SlideDeck 2 is here to change all that, and I’m here to show you what’s awesome about this new plugin. The Lite version I’ll be looking at today is free, though I’ll briefly mention paid features too.
“Content” Slider, Not Just photos
One unique point of SlideDeck 2 is that it isn’t limited to a directory of photos or just your featured posts. In fact you can connect it to a number of “sources”:
The premium version of plugin – $49 for a single site license – allows for even more services (shown above).
To get started, create a New Slidedeck and add some sources. Note that you can add multiple sources to one slide deck – such as this example where I’ve added both my YouTube videos and my blog posts. You can even choose a specific playlist in case you don’t want to feature every one. If you post to different sources, this is a fantastic way to bring it all home to your blog and avoid specific service plugins that fill your sidebar (with a Flickr widget, a YouTube widget, a latest posts widget… things get cluttered quickly)
Tumblr is suspiciously absent.
You can completely customize the size of the deck to either preset sizes or an exact custom size, which will automatically scale the content too.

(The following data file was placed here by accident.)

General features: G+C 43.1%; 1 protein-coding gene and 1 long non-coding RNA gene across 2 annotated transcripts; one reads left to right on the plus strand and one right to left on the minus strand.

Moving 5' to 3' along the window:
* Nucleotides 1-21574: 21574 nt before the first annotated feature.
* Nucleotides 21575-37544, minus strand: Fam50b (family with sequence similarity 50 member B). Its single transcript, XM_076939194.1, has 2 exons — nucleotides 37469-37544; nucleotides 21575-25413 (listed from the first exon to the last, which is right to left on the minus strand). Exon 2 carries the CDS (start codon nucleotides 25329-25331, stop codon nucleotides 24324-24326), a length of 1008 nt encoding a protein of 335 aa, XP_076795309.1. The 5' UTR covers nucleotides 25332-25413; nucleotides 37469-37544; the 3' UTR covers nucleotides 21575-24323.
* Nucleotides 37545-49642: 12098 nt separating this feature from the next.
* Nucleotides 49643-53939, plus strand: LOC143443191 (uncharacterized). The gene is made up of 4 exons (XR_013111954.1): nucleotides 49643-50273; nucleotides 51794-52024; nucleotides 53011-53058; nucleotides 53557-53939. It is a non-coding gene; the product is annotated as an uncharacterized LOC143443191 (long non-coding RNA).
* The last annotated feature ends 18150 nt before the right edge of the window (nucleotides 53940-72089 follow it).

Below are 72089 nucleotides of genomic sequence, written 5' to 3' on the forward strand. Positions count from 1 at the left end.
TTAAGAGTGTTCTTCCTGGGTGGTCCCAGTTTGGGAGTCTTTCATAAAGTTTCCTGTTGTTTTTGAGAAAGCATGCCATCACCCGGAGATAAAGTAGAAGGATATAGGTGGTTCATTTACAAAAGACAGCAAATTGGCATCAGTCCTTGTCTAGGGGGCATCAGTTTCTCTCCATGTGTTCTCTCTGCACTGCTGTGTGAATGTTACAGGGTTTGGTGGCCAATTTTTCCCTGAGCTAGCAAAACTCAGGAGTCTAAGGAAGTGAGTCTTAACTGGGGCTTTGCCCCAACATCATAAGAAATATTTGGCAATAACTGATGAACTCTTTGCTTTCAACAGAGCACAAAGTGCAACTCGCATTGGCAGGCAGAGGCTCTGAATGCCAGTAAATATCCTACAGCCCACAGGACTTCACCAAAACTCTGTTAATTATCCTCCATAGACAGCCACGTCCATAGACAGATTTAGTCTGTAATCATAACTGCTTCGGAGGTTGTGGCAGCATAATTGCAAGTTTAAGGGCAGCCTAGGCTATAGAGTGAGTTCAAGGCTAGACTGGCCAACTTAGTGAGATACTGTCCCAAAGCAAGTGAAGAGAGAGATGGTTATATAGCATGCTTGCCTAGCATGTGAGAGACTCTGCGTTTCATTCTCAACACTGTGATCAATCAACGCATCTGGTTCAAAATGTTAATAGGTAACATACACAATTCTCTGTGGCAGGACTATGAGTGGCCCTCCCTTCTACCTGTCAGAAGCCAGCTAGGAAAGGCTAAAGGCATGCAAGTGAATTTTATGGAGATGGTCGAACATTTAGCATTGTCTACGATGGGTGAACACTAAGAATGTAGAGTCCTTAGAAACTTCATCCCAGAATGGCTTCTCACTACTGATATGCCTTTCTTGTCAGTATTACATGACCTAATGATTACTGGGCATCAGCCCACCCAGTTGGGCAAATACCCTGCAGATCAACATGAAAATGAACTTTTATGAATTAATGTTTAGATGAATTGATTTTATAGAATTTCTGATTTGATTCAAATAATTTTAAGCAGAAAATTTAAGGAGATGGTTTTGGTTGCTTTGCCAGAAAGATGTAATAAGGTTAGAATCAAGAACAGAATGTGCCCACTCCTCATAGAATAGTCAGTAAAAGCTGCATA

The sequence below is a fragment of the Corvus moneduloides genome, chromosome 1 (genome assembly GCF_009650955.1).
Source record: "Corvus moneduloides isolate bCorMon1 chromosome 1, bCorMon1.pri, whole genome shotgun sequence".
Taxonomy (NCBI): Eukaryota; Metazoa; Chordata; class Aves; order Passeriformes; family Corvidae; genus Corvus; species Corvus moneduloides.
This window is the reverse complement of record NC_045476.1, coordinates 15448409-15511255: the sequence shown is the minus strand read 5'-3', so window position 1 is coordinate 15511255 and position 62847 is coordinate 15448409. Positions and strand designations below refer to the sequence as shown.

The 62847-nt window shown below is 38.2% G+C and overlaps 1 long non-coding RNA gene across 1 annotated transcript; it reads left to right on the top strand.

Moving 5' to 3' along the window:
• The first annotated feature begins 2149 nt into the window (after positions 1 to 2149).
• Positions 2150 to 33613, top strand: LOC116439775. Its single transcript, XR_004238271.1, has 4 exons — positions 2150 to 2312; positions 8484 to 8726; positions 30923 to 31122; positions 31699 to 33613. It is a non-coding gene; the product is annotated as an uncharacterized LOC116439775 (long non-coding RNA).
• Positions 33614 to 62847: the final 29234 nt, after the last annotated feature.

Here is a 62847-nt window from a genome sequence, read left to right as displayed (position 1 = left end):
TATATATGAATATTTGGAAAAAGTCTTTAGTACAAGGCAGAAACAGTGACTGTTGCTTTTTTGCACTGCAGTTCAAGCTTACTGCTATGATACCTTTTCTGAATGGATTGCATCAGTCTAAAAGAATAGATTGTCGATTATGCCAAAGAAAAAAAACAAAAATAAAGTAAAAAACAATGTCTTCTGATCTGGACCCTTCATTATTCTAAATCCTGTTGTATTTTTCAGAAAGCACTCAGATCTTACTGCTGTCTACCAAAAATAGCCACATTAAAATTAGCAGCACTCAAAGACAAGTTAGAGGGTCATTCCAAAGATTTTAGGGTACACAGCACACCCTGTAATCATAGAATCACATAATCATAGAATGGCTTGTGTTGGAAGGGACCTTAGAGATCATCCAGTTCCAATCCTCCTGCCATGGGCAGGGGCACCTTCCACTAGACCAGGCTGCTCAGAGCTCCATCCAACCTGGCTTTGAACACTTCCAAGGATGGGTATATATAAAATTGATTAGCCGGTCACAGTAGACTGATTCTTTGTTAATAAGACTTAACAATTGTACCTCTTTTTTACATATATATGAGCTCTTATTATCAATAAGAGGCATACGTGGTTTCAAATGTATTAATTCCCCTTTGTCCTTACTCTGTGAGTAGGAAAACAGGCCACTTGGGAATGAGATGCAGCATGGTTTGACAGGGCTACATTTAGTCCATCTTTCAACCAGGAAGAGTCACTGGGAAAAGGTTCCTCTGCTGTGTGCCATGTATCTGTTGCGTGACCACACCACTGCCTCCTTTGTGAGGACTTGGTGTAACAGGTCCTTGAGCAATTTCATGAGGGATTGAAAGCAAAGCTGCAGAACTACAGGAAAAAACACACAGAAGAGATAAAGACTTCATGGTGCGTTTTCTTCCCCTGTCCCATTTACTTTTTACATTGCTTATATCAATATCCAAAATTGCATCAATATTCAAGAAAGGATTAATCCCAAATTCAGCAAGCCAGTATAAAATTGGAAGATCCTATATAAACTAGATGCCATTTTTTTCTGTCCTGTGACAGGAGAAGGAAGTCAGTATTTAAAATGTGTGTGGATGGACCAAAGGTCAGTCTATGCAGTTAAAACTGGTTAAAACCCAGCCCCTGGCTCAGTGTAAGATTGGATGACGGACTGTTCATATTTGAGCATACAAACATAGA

On a more granular level, you also have some fine control over font size, highlight colour, and the position of the caption. This alone put’s it in a league above other slider plugins. Excerpt lengths, title link options – you can control these too. One point I was particular impressed with is the ability to show the author avatar too – though obviously this will be of less interest on a personal blog.
Embedding Your Slidedeck
When you’re done, hit Save to be presented with the embed options. I was slightly disappointed not to see a PHP code to edit into my template files, but then I remembered that you can use echo do_shortcode(’’). You can also add the slidedeck to any page using a new toolbar button.
Free vs Premium
The free – Lite – version of this plugin is limited to the content sources I mentioned earlier, as well as a maximum of 5 slides. There’s also a small [SD] watermark at the bottom left.
In terms of slide deck styles (or “lenses” as the plugin likes to call them), you’re limited to two in the Lite (one of which is hideous, so let’s just say one). There’s are five more style available to personal licenses – though with all the customization available on the default one, I believe you’ll find it more than sufficient.
If you’re after a content slider, there’s really no reason to look elsewhere – even the Lite version of this plugin gives far more customisation that I’ve ever come across before. Being able to link various sources has tremendous value if you’re a heavy Pinterest, Flickr, or YouTube user and still haven’t found a good way of featuring that content on your blog. For most users, I think the Lite version will be more than sufficient, as admittedly a full license is a little pricey. What do you think? Here’s what I ended up with, though I was disappointed that I couldn’t pull in Tumblr too. Hopefully a generic RSS option will be added in future.
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